Spring 2020 was different and meaningful for many of us, the Corona pandemic changed our perception of everyday life and made us spend more time at home. Suddenly we were in a situation where we thought about what we would do with all our free time. The three of us sat at a round table and together we pondered the world over a cup of coffee. We found ourselves discussing weaving and yarns, while Marilla sawed the needles.

We wanted to find ecological and ethical, definitely domestic yarns for ourselves, because huge amounts of Finnish sheep's wool go to waste every year. Well, since we are demanding when it comes to quality in yarns as well, we found that we absolutely have to dye yarns. So get to work! And it was wonderful, creative, relaxing and nice work. And what wonderful colors we achieved!

We couldn't just leave these to ourselves to weave, we had to share them with you all, because they are such deliciously sweet colors and wonderfully soft, high-quality yarns. Welcome to admire the yarns in our online store, all you knitting fanatics! <3

Our selection is growing and we are just at the beginning.

In the future, in this blog, we will tell you more about ourselves; news, tips and ideas. Stay tuned and tell your friends about us crazy wool ladies aka Tapiottar!

We Tapiottare dye the threads by hand in Pirkanmaa, Lempäälä. Since the beginning of time, the history of the name Lempäälä tells about the Lemmo pit in the village, which was avoided and feared. In the olden days, deformed children and executed criminals were thrown there, maybe Villainas too? According to legend, the pit was left under the railroad (perhaps partly on purpose, because the old scary pagan place was wanted to be destroyed). On the other hand, maps from the 19th century still mention a deep sand pit near the Lempäälä church.

It is also possible that the crater could have been created by a small meteorite. That way it would fit well into the Lempo myth. There is one more side plot connected to Lemmo's riddle. Lempäälä church is dedicated to Saint Birgitta. Birgitta is the same name as Brigitte, which according to 57 Kustaa Vilkuna is originally a Celtic name and means fire goddess. Birgitta, the maid of the Lempoinen Tarika house, who saves four images of saints from the burning church, also appears in the carnival-style poem about the fire in the Aimala church in Lempäälä.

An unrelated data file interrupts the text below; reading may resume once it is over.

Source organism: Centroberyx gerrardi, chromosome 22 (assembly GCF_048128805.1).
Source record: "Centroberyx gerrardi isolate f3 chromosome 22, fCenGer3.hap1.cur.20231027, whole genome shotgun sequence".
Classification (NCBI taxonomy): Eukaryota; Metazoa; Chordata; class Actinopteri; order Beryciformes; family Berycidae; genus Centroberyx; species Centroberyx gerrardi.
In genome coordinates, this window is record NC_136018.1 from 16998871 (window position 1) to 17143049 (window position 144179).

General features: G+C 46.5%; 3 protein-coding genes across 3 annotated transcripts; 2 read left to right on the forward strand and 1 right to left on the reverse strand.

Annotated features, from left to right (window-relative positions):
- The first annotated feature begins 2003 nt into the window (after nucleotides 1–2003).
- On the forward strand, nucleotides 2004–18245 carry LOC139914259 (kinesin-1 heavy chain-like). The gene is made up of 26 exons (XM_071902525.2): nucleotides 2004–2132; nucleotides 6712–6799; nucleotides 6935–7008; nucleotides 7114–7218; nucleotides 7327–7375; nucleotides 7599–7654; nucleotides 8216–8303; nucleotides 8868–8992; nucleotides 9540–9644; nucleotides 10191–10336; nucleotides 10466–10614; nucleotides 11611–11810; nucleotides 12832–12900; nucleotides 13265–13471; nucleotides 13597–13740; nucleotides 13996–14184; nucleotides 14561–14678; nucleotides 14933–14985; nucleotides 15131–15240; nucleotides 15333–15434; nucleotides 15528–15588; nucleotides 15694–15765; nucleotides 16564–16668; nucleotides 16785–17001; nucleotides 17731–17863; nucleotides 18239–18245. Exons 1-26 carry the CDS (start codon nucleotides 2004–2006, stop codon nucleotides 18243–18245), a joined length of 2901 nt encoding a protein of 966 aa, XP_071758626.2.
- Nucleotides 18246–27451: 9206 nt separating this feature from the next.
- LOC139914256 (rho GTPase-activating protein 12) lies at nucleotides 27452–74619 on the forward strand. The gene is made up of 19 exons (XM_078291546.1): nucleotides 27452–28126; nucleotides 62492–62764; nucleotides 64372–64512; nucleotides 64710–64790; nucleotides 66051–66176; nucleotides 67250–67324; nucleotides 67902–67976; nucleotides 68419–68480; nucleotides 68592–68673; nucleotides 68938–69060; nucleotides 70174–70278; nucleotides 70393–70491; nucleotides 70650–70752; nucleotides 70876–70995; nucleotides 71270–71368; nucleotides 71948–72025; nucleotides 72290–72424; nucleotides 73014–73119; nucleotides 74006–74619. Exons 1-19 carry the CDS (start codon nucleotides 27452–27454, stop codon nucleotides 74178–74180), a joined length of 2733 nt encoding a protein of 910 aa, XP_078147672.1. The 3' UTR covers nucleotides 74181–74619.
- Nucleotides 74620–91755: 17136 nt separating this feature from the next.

In any case, fire and mythical female characters seem to be strongly associated with Lempäälä, which is why we have named our yarns based on mythology. So Lempo would have been the "fiery woman" of the ancient Finns, and that's why we call ourselves Tapiottari - Tapiotari is called the owner and queen of the forest in Finnish fairy tales and stories.

A surprising connection between Lemmes and Birgita can be found in the world of insects. In Häme and Etelä-Savo, the ladybug is called pirko or läppäpirko. If you caught it, you could make wishes - just like when you see a shooting star.

The ladybug is also a farmer's friend, eating aphids that cause havoc. The children's nursery rhyme says "Fly fly alder pirkko" and the poem continues either "to the foot of the big rock" or "to the foot of the big church". It is also possible that ladybugs have been used in Finland to make red dye. We have also tested dyeing with mushrooms and plants, as well as with other different natural materials. We have also developed our own WoolWomen sock model, you will hear more about this later in the form of a blog story.

We hope that our yarns and stories bring a lot of joy and warmth to you too!

So welcome to shopping in our online store!

Tapiottes; Mari, Taru and Henriikka


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